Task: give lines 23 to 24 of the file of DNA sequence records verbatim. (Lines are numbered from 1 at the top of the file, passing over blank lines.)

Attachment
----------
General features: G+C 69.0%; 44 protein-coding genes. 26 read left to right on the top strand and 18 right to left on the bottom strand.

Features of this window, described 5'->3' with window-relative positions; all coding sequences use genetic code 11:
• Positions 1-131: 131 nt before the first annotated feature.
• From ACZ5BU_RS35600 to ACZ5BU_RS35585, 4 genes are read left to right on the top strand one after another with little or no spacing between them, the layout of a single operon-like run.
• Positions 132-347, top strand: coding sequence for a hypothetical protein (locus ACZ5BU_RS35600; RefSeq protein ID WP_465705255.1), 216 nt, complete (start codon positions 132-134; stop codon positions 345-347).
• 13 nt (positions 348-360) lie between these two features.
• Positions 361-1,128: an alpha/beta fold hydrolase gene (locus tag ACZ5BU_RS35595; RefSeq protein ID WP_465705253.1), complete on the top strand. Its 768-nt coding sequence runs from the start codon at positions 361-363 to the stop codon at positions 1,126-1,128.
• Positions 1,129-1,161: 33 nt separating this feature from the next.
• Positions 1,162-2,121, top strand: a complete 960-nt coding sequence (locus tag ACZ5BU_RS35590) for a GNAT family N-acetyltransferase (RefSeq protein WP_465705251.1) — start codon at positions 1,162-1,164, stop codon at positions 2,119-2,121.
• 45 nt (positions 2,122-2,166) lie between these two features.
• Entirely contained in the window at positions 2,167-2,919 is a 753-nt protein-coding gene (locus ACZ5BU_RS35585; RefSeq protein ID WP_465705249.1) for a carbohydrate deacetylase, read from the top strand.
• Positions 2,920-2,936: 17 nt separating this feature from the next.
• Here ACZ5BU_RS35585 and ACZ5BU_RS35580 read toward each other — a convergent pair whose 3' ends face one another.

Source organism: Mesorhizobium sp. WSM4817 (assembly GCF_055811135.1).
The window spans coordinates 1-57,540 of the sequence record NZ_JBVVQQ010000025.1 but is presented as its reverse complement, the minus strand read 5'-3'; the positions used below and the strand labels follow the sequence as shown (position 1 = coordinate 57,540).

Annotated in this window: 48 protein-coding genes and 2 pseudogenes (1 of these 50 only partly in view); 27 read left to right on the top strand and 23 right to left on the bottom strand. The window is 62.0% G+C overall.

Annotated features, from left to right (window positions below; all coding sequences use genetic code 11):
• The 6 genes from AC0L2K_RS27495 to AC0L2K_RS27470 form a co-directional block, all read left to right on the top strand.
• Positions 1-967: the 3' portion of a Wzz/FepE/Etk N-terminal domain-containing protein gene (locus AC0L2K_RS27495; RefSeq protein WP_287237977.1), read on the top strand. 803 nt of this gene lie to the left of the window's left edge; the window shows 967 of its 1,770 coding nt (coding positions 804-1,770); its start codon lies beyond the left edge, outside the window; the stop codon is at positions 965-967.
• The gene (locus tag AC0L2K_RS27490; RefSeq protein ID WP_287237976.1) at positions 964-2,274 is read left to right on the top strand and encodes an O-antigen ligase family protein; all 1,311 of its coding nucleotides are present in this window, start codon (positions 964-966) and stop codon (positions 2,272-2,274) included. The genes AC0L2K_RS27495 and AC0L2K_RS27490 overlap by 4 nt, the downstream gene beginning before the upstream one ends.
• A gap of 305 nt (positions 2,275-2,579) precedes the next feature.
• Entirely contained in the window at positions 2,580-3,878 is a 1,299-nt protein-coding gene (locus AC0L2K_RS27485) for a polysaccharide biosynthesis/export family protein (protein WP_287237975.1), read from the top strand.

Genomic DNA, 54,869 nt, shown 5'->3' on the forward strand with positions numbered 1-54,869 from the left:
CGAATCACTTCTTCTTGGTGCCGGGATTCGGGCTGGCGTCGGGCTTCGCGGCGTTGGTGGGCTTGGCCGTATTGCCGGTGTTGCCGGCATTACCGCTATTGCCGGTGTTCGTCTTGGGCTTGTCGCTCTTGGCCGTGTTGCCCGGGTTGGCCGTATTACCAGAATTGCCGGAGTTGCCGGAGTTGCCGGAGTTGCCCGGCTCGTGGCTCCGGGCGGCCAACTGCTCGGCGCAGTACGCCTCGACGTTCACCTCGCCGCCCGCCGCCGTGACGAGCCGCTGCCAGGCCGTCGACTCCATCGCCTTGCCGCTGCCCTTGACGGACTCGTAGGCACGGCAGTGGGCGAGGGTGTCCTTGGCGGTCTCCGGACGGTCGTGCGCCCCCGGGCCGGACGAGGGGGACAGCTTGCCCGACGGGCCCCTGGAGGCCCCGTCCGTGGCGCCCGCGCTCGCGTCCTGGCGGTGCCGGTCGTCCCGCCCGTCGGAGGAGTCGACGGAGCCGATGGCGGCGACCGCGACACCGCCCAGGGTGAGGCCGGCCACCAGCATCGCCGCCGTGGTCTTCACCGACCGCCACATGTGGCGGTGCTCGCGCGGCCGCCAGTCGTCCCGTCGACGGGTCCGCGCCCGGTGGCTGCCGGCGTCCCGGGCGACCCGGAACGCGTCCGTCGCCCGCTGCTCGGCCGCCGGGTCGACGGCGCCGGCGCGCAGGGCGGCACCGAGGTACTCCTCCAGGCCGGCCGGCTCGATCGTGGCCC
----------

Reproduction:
Genomic DNA, 54,869 nt, shown 5'->3' on the forward strand with positions numbered 1-54,869 from the left:
CGAATCACTTCTTCTTGGTGCCGGGATTCGGGCTGGCGTCGGGCTTCGCGGCGTTGGTGGGCTTGGCCGTATTGCCGGTGTTGCCGGCATTACCGCTATTGCCGGTGTTCGTCTTGGGCTTGTCGCTCTTGGCCGTGTTGCCCGGGTTGGCCGTATTACCAGAATTGCCGGAGTTGCCGGAGTTGCCGGAGTTGCCCGGCTCGTGGCTCCGGGCGGCCAACTGCTCGGCGCAGTACGCCTCGACGTTCACCTCGCCGCCCGCCGCCGTGACGAGCCGCTGCCAGGCCGTCGACTCCATCGCCTTGCCGCTGCCCTTGACGGACTCGTAGGCACGGCAGTGGGCGAGGGTGTCCTTGGCGGTCTCCGGACGGTCGTGCGCCCCCGGGCCGGACGAGGGGGACAGCTTGCCCGACGGGCCCCTGGAGGCCCCGTCCGTGGCGCCCGCGCTCGCGTCCTGGCGGTGCCGGTCGTCCCGCCCGTCGGAGGAGTCGACGGAGCCGATGGCGGCGACCGCGACACCGCCCAGGGTGAGGCCGGCCACCAGCATCGCCGCCGTGGTCTTCACCGACCGCCACATGTGGCGGTGCTCGCGCGGCCGCCAGTCGTCCCGTCGACGGGTCCGCGCCCGGTGGCTGCCGGCGTCCCGGGCGACCCGGAACGCGTCCGTCGCCCGCTGCTCGGCCGCCGGGTCGACGGCGCCGGCGCGCAGGGCGGCACCGAGGTACTCCTCCAGGCCGGCCGGCTCGATCGTGGCCC